The guidelines for the treatment of atopic dermatitis (AD) issued by the Japanese Dermatological Association (JDA), which are basically designed for dermatologists, were first prepared in 2000 and revised in 2016. The guidelines for AD of the Japanese Society of Allergology (JSA), which are basically designed for allergologists, including internists, otorhinolaryngologists, ophthalmologists, and dermatologists, were first prepared in 2009 and revised in 2014. In this article, I review the definition, pathophysiology, etiology, epidemiology, diagnosis, severity classification, examination for diagnosis and severity assessment, and treatments for AD in Japan according to these two guidelines for AD (JDA and JSA). Based on the definition and diagnostic criteria for AD of the JDA, patients meeting three basic criteria, 1) pruritus, 2) typical morphology and distribution of the eczema, and 3) chronic or chronically relapsing course, are regarded as having AD. Treatment measures for AD basically consist of drug therapy, skin care, and elimination of exacerbating factors. Drugs that potently reduce AD-related inflammation in the skin are topical corticosteroids and tacrolimus. It is most important to promptly and accurately reduce inflammation related to AD by using these topical anti-inflammatory drugs. Proactive therapy refers to a treatment method in which, after inducing remission, a topical corticosteroid or tacrolimus ointment is intermittently applied to the skin in addition to skin care with moisturizers in order to maintain remission.
Background: The healing process of bone fracture requires a well-controlled multistage and sequential order beginning immediately after the injury. However, complications leading to nonunion exist, creating serious problems and costs for patients. Transforming growth factor-beta 1 (TGF-β1) and bone morphogenic protein 2 (BMP-2) are two major growth factors involved in human bone fracture healing by promoting various stages of bone ossification. In this study, we aimed to determine the role of these factors during the fracture healing of human long bones and assess their impacts on nonunion condition. Materials and Methods: We performed a comprehensive analysis of plasma TGF-β1 and BMP-2 levels in blood samples from 10 patients with proved nonunion and 10 matched patients with normal union following a predetermined time schedule. The concentrations of TGF-β1 and BMP-2 were measured at each time point using a solid-phase ELISA. Results: TGF-β1 and BMP-2 levels were detectable in all patients. For all patients, a maximal peak for TGF-β1 was found at 3-week. In normal union group, TGF-β1 showed a maximal peak at 2-week while nonunion group had a delayed maximal peak at 3-week. Plasma levels of BMP-2 for all patients and for normal union group reached a maximal peak at 1-week, but nonunion group showed a delayed maximal peak at 2-week. In general, plasma TGF-β1 or BMP-2 level was not significantly different between normal union and nonunion groups. Conclusion: The expression levels of TGF-β1 and BMP-2 appeared to be delayed in nonunion patients which could play an important role in developing an early marker of fracture union condition and facilitate improved patient's management.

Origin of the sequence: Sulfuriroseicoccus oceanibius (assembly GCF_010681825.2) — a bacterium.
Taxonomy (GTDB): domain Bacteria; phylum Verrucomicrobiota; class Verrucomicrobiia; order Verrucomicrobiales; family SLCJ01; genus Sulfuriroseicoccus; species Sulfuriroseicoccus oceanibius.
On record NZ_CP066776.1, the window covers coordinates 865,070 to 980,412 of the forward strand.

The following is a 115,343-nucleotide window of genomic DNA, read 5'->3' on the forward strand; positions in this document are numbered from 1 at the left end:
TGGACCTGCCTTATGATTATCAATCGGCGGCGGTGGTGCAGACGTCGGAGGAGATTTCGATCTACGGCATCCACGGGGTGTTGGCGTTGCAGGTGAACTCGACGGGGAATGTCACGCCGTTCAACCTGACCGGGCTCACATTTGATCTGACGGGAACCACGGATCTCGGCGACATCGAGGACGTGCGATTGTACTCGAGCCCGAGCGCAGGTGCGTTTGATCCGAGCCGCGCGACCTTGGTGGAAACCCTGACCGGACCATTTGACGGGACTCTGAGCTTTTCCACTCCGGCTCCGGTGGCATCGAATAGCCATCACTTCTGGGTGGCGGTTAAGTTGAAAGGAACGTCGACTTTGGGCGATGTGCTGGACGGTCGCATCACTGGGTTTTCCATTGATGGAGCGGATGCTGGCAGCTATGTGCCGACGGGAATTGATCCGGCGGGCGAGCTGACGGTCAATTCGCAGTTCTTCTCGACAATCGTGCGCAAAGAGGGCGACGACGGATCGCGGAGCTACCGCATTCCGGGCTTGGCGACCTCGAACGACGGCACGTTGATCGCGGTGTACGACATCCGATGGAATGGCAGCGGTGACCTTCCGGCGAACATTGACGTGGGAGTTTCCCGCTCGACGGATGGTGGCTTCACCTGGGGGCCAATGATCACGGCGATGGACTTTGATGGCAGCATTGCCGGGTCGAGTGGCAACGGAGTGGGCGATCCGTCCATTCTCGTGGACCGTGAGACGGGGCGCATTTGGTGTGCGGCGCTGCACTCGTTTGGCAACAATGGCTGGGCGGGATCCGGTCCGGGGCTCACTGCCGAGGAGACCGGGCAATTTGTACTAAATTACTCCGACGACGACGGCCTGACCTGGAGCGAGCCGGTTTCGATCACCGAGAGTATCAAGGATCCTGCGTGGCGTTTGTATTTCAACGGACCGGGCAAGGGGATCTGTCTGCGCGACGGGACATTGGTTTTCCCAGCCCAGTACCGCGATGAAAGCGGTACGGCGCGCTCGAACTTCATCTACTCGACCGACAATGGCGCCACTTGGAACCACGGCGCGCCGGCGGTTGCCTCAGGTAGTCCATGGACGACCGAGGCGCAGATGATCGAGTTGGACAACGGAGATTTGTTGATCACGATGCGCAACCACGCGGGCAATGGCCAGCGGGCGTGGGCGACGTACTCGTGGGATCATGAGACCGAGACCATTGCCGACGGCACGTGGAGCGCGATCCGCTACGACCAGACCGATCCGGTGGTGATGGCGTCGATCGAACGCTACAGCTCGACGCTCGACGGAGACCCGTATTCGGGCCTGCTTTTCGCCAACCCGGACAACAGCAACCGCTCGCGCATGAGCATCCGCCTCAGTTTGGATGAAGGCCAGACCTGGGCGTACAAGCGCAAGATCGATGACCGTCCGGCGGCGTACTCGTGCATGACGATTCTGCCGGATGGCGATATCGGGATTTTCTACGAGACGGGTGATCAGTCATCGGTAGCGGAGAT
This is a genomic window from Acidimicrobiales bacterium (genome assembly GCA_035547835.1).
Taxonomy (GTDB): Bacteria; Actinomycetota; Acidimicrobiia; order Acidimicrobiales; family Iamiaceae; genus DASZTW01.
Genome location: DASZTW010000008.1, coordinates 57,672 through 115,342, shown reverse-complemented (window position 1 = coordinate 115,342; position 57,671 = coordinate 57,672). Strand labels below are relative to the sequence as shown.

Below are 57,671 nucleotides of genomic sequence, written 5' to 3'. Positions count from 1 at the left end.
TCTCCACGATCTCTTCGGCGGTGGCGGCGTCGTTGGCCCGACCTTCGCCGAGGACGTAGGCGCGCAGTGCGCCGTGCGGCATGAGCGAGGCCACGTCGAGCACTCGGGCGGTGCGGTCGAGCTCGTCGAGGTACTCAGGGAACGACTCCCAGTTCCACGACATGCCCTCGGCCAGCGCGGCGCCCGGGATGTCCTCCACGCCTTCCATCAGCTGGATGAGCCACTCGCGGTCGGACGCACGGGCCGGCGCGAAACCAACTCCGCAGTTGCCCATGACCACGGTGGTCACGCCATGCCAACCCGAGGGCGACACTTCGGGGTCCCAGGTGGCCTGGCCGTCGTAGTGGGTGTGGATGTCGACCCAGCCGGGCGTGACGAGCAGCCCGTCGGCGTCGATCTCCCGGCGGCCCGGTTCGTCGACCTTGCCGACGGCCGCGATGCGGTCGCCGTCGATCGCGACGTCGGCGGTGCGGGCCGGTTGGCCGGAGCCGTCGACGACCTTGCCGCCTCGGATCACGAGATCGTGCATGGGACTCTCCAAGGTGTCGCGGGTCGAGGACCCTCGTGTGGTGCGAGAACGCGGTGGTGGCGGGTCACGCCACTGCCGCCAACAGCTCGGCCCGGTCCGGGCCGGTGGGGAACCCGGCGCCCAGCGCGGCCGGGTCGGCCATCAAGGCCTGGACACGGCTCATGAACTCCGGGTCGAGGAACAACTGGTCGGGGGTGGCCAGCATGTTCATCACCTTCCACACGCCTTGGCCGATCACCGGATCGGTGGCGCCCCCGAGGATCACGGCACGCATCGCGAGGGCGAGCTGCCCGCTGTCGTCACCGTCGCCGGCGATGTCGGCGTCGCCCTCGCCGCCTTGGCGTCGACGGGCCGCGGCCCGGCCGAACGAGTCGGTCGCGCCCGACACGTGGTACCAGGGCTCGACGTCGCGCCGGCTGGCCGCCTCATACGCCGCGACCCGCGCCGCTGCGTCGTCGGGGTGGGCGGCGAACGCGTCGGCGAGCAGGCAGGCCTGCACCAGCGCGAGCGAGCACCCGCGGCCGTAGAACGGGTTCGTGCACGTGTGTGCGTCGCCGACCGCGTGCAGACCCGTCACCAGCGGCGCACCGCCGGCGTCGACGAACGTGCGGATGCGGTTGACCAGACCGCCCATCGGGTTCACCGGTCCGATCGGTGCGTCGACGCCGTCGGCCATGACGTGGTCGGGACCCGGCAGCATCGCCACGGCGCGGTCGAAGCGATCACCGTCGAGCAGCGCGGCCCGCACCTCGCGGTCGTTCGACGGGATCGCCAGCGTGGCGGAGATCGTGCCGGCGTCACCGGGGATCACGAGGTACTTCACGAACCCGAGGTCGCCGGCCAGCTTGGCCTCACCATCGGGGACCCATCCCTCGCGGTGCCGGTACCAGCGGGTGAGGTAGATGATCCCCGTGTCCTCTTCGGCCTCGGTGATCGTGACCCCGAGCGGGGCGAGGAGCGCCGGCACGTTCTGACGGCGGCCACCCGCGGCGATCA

Background: The purpose of this study was to evaluate clinical and radiological outcomes of arthroscopic treatment for refractory rotator cuff calcific tendinitis of the shoulder. Methods: Subjects were 37 patients (35 women and 2 men; mean age, 47.8 years; age range 34-61 years) who had undergone arthroscopic treatment for calcific tendinitis of the shoulder. Despite sufficient nonsurgical treatments, all patients had residual calcific deposit with persistent or recurrent pain. Before surgery, all patients underwent 3-directional radiographs of the shoulder and three-dimensional computed tomography to determine the location and size of calcific deposit. Arthroscopic surgery was performed with the patient under general anesthesia in the lateral decubitus position. A 2-cm single longitudinal incision was made with a radiofrequency hook blade on the tendon surface above calcific deposit. Calcific deposit was removed as much as possible with a curette and a motorized shaver. The incised tendon was repaired with a side-to-side suture with strong sutures. The Japanese Orthopaedic Association shoulder score was used to evaluate clinical outcomes. The extent of calcific deposit removal was evaluated with radiographs obtained before surgery, 1 week after the surgery and at the final follow-up examination. Results: The mean follow-up duration was 30.4 (range, 13-72) months. The mean shoulder score significantly improved from 69.7 (range, 58-80) points before surgery to 97.8 (range, 89-100) points at the final follow-up examination. Postoperative radiographs in all patients, showed that the calcific deposit was resolved or reduced and those from 1 week after surgery to the final examination showed no evidence of recurrence or enlargement of calcific deposit. The calcific deposit had completely resolved in 34 patients but remained in 3 patients. Conclusion: When treating calcific tendinitis of the shoulder, it is important to accurately determine the size and location of calcific deposit by radiographs and 3-dimensional computed tomography. Satisfactory clinical and radiological outcomes can be expected after reliable removal of calcific deposit through a single longitudinal incision and side-to-side repair with strong sutures, in association with an appropriate rehabilitation program.